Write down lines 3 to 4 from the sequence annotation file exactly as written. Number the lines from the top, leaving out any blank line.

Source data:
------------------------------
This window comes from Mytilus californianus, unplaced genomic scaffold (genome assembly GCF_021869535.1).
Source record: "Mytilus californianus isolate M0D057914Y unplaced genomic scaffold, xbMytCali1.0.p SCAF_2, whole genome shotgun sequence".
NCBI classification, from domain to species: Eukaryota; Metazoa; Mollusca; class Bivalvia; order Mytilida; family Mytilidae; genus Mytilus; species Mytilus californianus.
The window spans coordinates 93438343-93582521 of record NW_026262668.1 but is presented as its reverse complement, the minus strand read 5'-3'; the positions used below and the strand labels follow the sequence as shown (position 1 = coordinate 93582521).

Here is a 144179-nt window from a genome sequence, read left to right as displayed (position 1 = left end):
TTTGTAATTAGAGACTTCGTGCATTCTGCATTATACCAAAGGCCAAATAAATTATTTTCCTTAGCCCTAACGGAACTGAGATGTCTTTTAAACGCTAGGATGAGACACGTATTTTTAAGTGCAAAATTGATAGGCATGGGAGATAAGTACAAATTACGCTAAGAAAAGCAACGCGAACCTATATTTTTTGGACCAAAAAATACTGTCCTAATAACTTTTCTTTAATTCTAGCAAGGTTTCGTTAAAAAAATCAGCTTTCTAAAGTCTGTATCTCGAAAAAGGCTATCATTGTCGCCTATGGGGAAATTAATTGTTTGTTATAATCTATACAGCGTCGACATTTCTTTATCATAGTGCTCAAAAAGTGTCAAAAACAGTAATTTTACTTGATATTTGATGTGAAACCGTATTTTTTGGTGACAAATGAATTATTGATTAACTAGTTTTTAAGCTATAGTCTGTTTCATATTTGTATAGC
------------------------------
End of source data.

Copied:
NCBI classification, from domain to species: Eukaryota; Metazoa; Mollusca; class Bivalvia; order Mytilida; family Mytilidae; genus Mytilus; species Mytilus californianus.
The window spans coordinates 93438343-93582521 of record NW_026262668.1 but is presented as its reverse complement, the minus strand read 5'-3'; the positions used below and the strand labels follow the sequence as shown (position 1 = coordinate 93582521).